The second component is Personality, sometimes referred to as Emotional Intelligence. Employees who score high on this dimension have empathy, are usually very sociable, have excellent interpersonal skills, have learned to control their dominance in team meetings, and are emotionally stable. They also display resiliency in the face of set-back and failure.

Growth Dimensions. The ability of high performers to grow is critical to learning and being able to move into new industries and up the career ladder. The first of the two components is Learning. This includes an individual’s ongoing learning orientation, adaptability, and openness to feedback. If employees want to stay with the “tried and true” and are not able to adapt to new situations and be open to learning what they do not know—they are not high potential candidates.

The second component of the two is Motivation. First, do they want to be a leader? Some very skilled people do not want leadership roles, or they cannot take a current leadership role now due to family or personal reasons. Other qualities include drive, energy, achievement orientation, and career ambition.  In addition, great leaders and innovators need to be willing to take risks and are committed to achieving excellent results.

Career Dimension. These are the early indicators of later career skills and success. There are three components. The first is Leadership.  Have they learned to manage people, to set up operating and decision-making norms, to delegate effectively and to inspire and develop others? Have they learned how to influence their staffs, peers, and superiors? Can they challenge the status quo effectively and lead continual change?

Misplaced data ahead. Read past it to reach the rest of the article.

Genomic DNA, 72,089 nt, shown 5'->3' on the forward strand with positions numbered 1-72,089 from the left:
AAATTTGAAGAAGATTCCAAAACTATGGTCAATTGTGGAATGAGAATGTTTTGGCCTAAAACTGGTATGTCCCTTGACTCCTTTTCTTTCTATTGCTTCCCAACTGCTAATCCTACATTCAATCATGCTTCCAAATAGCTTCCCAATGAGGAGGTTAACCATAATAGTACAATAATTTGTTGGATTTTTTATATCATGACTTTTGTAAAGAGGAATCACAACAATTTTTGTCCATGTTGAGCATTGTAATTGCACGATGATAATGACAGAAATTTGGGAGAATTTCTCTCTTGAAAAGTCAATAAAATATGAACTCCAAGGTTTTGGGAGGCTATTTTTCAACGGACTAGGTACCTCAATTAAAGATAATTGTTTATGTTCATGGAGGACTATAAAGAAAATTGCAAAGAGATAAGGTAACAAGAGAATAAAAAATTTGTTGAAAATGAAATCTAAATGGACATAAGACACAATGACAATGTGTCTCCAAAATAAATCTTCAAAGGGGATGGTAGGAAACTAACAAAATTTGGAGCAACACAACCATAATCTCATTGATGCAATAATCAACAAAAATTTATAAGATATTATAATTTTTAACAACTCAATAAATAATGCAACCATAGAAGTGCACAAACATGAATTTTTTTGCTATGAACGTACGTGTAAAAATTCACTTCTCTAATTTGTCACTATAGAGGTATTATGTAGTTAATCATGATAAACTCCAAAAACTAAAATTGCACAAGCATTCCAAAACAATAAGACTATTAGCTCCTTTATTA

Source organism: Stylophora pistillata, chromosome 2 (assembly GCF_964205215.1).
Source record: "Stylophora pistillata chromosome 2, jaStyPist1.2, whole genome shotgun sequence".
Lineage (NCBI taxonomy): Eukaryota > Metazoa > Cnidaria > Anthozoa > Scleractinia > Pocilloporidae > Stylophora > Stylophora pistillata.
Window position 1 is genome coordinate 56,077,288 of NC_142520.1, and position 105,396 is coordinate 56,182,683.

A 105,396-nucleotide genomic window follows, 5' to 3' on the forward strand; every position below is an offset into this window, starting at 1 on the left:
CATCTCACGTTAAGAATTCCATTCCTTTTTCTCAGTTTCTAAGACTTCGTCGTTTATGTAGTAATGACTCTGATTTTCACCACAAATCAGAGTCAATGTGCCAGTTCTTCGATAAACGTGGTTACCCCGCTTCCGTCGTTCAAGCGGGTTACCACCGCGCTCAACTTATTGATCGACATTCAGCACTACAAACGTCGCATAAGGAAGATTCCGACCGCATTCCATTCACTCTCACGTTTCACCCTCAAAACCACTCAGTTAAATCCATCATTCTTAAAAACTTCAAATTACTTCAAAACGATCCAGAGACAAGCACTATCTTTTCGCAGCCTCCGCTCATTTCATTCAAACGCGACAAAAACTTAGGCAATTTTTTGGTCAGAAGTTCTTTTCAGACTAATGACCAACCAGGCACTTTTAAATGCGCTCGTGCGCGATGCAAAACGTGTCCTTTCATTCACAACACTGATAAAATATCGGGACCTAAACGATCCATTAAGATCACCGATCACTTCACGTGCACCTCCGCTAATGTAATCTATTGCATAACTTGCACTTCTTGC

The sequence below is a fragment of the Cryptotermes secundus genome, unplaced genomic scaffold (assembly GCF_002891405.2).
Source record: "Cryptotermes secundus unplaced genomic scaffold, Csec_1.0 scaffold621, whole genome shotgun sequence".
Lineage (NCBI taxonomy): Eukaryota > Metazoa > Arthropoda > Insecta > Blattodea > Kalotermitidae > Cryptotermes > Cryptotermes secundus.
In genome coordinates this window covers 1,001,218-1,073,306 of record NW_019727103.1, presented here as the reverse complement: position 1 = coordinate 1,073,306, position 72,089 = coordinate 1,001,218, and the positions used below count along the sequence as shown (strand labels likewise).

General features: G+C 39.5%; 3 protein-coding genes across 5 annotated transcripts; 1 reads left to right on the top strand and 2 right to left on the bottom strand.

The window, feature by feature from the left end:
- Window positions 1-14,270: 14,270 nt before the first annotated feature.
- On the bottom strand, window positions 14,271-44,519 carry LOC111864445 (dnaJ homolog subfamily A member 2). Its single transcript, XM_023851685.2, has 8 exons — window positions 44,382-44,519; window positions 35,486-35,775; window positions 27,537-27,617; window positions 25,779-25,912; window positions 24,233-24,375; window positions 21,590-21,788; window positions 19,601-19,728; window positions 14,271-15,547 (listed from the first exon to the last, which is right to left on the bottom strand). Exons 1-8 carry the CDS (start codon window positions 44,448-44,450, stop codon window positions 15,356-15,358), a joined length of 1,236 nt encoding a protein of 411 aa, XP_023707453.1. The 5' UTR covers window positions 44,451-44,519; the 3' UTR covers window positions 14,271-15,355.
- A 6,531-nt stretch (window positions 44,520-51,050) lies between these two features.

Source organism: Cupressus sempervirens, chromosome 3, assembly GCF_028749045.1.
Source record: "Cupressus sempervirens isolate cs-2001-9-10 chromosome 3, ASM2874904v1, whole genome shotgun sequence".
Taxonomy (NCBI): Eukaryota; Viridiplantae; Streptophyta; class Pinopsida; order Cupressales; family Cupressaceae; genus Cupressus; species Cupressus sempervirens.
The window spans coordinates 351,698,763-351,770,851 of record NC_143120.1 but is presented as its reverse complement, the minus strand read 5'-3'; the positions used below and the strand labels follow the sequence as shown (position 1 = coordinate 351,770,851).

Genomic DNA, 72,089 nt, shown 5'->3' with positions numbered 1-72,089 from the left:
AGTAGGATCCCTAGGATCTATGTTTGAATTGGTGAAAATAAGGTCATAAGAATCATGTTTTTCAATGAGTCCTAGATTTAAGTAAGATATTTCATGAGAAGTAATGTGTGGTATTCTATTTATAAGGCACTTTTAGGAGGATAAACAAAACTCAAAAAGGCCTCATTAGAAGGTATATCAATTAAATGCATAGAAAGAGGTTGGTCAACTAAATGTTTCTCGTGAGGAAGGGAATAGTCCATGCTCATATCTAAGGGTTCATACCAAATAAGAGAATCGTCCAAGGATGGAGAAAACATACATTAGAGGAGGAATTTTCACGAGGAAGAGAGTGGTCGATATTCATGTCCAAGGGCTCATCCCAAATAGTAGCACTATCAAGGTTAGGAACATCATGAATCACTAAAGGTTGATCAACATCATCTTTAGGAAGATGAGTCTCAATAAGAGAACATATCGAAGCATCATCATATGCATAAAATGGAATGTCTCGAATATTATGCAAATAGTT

Performance is the second component. Do they have a continued strong performance record in diverse situations? Can they manage turnarounds and growth opportunities? In different industries and geographical regions?

The third component is Knowledge and Values. Are they technically component in one or more fields? Do they have the values and norms to lead today?  Are they trustworthy? Do they respect people of the other sex? Can they work effectively with team members from different backgrounds?

The next time you need to promote or hire a manager, remember that outstanding performance as a technical expert, sales rep, or individual contributor is not a predictor of success for management. Neither is the person who speaks first and dominates the meeting.

Instead, be sure to put in place objective criteria such as those above to make your selection.

Victor Assad is the CEO of Victor Assad Strategic Human Resources Consulting and is a Managing Partner of InnovationOne. He consults and provides hands-on support to improve recruiting and retention, cultures of innovation, and train agile leaders and teams. Overcome your obstacles to these issues by subscribing to his weekly blogs. Go to to subscribe. Watch for his book, Hack Recruiting, to be published soon.


[i] Rob Silzer and Allan H. Church, “The Pearls and Perils of Identifying Potential,” Industrial and Organizational Psychology, 2 (2009), pp. 377-412.

[ii] Ibid.